Assume for our example that the index begins at position 100 in the overall reference file. Assume also that each value takes up one space. The index for this sample table would be:

              TABLE 2______________________________________number of strings 8position of first list             117of tokens of 1 string(i.e. 7)token count for   1that stringposition of second list             118of tokens of 1 string(i.e. 7,3)token count for   2that string, etc.______________________________________

The final reference table for this language table is (starting at position 100):

              TABLE 3______________________________________     8,117,1,118,2,120,2,122,     2,124, 2,126,1,127,1,128,1______________________________________

The entire table takes up only 17 positions. See FIG. 4 to visualize the entire table stored in RAM 24, which is the combination of FIGS. 2 and 3.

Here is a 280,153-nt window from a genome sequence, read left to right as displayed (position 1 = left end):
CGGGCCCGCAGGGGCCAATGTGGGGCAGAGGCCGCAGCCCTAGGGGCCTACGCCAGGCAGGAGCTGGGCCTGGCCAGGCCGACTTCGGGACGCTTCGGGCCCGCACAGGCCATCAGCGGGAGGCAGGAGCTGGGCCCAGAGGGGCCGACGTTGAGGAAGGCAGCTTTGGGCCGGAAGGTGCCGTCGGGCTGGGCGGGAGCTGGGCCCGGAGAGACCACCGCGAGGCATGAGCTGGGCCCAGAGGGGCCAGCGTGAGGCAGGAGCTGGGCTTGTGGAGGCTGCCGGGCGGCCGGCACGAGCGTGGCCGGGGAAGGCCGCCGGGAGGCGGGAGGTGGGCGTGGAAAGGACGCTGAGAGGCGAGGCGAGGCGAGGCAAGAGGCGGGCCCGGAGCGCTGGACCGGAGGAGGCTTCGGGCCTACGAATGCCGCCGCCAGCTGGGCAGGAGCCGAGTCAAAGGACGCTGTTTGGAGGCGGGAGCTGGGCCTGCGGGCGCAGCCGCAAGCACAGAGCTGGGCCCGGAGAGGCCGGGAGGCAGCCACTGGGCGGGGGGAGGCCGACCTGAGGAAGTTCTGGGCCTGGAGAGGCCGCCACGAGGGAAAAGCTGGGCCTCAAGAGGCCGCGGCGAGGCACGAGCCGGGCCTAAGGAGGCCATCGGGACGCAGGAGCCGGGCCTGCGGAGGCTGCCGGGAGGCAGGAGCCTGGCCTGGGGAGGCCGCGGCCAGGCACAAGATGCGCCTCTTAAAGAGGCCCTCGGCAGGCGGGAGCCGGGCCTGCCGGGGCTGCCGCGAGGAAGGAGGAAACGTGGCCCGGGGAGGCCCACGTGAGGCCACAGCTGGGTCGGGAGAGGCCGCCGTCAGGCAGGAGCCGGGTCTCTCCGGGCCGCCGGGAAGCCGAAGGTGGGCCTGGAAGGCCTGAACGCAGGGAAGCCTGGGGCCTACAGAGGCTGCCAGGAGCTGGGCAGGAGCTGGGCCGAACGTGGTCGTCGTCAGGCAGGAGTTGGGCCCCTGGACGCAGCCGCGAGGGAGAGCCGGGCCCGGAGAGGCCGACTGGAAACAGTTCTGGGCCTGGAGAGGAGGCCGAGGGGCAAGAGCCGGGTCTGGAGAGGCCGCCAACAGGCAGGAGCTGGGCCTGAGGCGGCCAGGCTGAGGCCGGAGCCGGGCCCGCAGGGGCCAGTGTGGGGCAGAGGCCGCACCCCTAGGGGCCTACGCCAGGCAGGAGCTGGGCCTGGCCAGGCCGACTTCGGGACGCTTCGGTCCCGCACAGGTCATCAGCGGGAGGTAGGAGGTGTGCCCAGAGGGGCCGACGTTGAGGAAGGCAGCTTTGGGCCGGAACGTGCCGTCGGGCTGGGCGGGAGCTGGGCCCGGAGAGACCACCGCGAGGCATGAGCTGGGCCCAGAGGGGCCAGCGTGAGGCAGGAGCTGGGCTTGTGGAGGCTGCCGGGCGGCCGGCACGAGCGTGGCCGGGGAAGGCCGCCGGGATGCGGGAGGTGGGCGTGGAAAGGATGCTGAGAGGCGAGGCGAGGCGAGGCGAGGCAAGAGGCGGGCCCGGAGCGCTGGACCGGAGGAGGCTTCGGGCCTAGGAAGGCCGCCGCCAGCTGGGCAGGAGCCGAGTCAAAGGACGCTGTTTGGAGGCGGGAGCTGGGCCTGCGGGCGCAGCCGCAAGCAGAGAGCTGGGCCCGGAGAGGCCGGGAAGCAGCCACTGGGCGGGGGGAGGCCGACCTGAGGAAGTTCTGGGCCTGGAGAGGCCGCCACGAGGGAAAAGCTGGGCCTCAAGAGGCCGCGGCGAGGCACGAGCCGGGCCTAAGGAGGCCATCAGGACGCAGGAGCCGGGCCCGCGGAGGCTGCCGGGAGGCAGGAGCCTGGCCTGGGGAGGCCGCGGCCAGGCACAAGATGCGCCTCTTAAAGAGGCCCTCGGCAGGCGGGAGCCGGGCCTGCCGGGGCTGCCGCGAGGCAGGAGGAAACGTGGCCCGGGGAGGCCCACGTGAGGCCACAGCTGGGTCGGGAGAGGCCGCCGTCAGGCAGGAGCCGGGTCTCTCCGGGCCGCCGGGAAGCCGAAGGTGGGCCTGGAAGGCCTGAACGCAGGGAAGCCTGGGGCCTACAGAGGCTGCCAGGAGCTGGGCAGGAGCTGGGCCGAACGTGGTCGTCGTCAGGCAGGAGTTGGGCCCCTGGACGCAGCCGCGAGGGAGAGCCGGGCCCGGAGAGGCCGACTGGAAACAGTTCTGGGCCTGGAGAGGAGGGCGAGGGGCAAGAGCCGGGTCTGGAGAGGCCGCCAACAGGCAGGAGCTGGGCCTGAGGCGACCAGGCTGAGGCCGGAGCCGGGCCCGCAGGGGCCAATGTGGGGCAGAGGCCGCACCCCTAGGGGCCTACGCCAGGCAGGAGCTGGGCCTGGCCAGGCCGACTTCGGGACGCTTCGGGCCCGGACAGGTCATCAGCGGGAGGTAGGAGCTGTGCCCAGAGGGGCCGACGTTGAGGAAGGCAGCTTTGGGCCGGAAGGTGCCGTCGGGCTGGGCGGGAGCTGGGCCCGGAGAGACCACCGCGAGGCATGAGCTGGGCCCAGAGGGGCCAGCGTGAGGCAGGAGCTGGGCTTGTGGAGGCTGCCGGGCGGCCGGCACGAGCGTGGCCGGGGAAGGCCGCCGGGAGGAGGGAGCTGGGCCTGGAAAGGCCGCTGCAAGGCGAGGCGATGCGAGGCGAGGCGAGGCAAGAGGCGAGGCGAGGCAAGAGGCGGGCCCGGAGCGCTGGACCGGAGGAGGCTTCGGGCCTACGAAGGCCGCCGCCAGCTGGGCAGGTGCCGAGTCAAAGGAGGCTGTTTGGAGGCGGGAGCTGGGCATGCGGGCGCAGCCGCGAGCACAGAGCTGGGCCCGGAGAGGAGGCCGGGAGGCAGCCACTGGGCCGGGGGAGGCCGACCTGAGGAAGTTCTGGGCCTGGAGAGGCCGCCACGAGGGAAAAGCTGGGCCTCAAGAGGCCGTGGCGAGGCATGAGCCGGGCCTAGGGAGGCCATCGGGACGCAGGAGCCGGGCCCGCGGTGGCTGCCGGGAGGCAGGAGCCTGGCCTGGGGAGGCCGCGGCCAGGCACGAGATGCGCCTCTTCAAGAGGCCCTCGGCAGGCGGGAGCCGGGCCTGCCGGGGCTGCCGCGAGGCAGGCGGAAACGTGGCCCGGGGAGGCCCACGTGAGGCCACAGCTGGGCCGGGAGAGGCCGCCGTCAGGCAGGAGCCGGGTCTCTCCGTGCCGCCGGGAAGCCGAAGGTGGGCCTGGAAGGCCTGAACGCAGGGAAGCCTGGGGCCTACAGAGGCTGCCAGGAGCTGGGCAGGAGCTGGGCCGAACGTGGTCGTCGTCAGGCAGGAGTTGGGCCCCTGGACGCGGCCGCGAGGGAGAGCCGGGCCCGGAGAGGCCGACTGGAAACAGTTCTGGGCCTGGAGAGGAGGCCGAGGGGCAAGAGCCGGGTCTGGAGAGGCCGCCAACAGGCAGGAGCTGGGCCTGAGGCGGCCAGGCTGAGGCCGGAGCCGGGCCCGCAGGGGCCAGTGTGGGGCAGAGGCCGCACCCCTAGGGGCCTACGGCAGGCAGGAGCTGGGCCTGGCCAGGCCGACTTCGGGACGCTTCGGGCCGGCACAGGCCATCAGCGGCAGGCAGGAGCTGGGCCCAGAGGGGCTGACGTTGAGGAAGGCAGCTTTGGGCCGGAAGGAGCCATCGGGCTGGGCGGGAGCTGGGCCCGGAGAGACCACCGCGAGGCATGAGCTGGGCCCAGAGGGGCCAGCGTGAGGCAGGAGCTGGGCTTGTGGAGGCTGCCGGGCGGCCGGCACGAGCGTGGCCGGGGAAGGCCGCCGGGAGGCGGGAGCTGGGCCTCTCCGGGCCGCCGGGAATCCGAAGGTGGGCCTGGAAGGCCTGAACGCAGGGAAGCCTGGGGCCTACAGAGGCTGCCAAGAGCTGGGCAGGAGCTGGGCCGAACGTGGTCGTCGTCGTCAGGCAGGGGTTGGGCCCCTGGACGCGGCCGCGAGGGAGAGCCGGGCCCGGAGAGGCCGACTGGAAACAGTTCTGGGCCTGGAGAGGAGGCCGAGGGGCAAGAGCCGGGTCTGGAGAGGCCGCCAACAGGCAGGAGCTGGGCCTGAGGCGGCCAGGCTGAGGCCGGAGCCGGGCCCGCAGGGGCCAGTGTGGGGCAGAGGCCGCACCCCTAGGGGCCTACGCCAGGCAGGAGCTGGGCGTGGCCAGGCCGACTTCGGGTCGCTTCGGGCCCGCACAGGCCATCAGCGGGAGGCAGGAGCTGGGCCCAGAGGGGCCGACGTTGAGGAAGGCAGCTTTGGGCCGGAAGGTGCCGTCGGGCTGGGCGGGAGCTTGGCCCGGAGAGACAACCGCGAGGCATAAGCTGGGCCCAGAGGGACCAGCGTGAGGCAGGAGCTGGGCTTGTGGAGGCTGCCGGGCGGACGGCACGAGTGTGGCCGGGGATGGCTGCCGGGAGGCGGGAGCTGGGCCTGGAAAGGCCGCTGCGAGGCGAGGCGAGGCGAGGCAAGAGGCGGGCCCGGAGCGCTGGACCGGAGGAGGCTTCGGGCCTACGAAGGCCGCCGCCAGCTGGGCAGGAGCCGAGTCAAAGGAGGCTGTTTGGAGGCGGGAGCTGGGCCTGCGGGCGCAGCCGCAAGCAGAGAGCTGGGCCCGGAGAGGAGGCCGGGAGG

The final step in building the language dictionary involves compressing the list of tokens and building an index into this compressed list. A compression algorithm should allow the token to be very quickly matched in real-time (i.e. small numbers of microseconds) such that many token reference lists may be scanned in looking for a particular string.

The list of tokens is now resorted in order by length, and within similar lengths they are sorted alphabetically. The tokens are then packed end to end into a memory buffer (i.e. RAM 24) starting with the set of longest tokens and proceeding to the set of shortest tokens.